The rickshaws and their men

Kyoto is well known for it magnificent temples and shrines, colorful souvenir shops, exquisite restaurants, crafts and traditions, mysterious maiko and geiko and the loveliest cherry blossoms and autumn leaves but there is one more attraction which will definitely make you turn your heads and try to take pictures.

The rickshaws (in Japanese “jinriksha”) are lovely carts for a person or two pulled by young and very fit men, wearing a distinctive uniform. Their energy and power is surprising. They will meet you with a little pamphlet, offer you a ride and if you decide to try, they will offer you kindly a little wooden step, help you get on, make sure if you have sat comfortably, cover your legs with a blanket if it’s cold and your little journey on 2 wheels will start!

It won’t be simply a ride! Your rickshaw driver will take you to a few famous spots, stop to take pictures of you and will guide you and tell you stories that a few know. I don’t know if they all speak English but there are some for sure.

There are 3 areas where you can enjoy the rickshaw drive or simply go to photograph the rickshaws.

The most popular is Arashiyama. It is famous for its beautiful valley, wide river, the famous Togetsu bridge, variety of shops and traditional restaurants and a number of nice temples, truck train and Monkeys park. The rickshaws are waiting on both sides of Togetsukyo – “moon crossing” bridge. A ride costs 2000y for 1 person and 3000y for 2.

Another area for rickshaw rides is Higashiyama, near Gion – the Geiko and Maiko ditrict in the heart of Kyoto city. You can find them in Maruyama park (go up Yasaka shrine from Shijo street). The ride will take you along the “old Kyoto” streets of Higashiyama, giving you the chance to get pictures with a wonderful traditional Japanese background. You can even add more spice if you dress in a kimono in one of the rental kimono shops in the area.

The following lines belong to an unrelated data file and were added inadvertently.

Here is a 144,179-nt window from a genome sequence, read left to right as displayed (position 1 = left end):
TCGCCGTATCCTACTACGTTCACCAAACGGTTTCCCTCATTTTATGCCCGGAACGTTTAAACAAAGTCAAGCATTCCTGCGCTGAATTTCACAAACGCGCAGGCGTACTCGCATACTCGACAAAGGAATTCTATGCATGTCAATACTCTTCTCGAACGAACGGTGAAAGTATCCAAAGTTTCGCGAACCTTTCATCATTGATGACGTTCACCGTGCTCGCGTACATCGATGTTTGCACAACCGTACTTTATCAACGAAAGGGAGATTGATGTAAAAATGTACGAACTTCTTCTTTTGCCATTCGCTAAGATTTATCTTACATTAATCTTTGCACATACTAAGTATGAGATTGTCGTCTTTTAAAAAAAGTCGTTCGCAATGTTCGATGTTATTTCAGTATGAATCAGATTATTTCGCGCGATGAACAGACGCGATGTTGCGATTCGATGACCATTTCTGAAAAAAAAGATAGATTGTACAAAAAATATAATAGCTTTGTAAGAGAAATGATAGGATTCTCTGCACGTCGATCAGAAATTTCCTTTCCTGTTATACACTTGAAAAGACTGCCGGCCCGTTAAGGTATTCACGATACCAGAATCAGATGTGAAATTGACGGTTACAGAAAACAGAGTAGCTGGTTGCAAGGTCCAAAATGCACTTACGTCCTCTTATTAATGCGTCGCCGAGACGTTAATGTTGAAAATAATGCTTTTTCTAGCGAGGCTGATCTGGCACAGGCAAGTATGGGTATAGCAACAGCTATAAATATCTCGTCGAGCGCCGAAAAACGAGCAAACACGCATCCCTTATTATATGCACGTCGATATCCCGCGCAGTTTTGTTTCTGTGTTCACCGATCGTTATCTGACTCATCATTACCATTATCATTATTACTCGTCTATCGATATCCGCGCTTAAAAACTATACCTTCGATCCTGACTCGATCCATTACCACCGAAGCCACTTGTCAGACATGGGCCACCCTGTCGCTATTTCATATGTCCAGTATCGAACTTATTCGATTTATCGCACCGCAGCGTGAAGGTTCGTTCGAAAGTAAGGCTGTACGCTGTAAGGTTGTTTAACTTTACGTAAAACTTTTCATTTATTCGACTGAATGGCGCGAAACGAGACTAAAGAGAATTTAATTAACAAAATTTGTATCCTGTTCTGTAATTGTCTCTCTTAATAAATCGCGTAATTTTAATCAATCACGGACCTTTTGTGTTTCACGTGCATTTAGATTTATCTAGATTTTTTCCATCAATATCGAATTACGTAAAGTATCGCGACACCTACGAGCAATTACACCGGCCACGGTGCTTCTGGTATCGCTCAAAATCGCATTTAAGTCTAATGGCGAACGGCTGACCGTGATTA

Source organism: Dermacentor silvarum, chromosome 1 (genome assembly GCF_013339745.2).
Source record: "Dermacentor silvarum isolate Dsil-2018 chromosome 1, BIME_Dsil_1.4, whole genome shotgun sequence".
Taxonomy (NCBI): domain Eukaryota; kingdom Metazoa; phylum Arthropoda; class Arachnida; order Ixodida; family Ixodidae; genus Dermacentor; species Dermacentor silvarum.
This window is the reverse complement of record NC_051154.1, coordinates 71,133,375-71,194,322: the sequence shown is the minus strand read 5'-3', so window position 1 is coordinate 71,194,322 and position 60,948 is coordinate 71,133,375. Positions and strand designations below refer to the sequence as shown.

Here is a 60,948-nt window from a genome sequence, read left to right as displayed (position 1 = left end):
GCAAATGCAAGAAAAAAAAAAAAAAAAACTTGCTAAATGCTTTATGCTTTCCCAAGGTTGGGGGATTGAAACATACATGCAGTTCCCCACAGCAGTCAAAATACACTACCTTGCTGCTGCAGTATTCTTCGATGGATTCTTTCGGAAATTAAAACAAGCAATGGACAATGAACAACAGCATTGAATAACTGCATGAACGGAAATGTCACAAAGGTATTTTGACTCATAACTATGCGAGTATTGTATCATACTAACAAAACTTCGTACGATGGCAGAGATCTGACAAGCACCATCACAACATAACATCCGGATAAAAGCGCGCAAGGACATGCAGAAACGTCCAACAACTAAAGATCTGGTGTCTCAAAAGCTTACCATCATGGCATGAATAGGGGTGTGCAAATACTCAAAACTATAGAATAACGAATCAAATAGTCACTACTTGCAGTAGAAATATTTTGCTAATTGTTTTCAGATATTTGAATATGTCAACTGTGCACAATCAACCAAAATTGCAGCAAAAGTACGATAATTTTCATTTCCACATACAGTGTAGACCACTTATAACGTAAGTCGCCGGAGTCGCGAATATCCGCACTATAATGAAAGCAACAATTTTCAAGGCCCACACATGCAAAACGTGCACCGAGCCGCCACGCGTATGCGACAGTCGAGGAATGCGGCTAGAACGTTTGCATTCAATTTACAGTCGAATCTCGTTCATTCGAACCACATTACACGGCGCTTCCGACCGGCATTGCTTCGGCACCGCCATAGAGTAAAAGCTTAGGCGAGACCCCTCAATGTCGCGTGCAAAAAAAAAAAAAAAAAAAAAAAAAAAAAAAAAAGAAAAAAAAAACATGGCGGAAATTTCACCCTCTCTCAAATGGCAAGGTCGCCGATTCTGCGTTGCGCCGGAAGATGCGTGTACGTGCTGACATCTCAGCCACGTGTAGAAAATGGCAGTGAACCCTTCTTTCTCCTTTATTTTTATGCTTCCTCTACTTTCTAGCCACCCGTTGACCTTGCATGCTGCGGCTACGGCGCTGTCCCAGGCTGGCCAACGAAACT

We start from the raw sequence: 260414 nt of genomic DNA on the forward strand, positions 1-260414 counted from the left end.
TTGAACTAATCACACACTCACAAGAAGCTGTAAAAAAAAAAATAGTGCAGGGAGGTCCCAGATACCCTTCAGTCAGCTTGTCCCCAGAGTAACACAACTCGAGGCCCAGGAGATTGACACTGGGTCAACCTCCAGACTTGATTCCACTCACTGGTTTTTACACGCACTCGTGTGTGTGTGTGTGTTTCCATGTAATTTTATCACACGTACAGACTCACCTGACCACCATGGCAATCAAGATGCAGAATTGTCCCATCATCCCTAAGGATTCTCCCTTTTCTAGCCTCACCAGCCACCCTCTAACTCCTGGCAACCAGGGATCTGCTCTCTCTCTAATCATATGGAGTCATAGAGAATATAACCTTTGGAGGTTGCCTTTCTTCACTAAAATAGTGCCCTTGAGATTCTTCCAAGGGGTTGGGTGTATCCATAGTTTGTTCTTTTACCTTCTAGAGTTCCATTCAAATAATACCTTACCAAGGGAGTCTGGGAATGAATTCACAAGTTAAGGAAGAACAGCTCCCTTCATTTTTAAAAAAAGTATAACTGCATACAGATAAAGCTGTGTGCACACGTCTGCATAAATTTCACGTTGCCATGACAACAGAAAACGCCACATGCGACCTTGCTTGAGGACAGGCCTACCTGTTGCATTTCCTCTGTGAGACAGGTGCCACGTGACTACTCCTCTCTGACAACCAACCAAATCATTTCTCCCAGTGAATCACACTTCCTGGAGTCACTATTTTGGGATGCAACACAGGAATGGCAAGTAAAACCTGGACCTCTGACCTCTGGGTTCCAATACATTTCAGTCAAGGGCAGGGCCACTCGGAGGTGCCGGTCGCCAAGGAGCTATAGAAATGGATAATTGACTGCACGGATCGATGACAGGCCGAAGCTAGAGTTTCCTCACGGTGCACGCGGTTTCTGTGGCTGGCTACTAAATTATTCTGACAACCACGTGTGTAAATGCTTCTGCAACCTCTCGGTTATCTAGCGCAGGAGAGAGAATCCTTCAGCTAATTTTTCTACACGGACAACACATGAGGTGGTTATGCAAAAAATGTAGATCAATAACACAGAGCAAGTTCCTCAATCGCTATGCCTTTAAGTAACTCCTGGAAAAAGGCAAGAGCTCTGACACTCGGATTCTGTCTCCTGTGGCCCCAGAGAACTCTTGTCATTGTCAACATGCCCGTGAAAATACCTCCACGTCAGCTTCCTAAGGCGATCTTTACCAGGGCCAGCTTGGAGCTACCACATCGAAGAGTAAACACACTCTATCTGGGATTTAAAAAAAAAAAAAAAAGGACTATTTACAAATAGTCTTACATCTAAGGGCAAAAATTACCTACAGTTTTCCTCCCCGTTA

And the third area to get a wheeled trip – Heyan shrine area. Just between the huge red torii gate and the entrance gate to the outer grounds of the shrine you’ll see a few rickshaws parked and their “masters” waiting for customers. Those rickshaws are popular for the “just married” as Heyan shrine is one of the renowned shrines for traditional weddings. Almost any time you go to visit the shrine you will see at least one couple in wedding kimonos getting married and being taken pictures, followed by a long ceremony of shrine priests, miko girls (shrine maidens) and happy relatives.

I personally have never got a ride but I do enjoy taking pictures of these guys and their beautiful vehicles!

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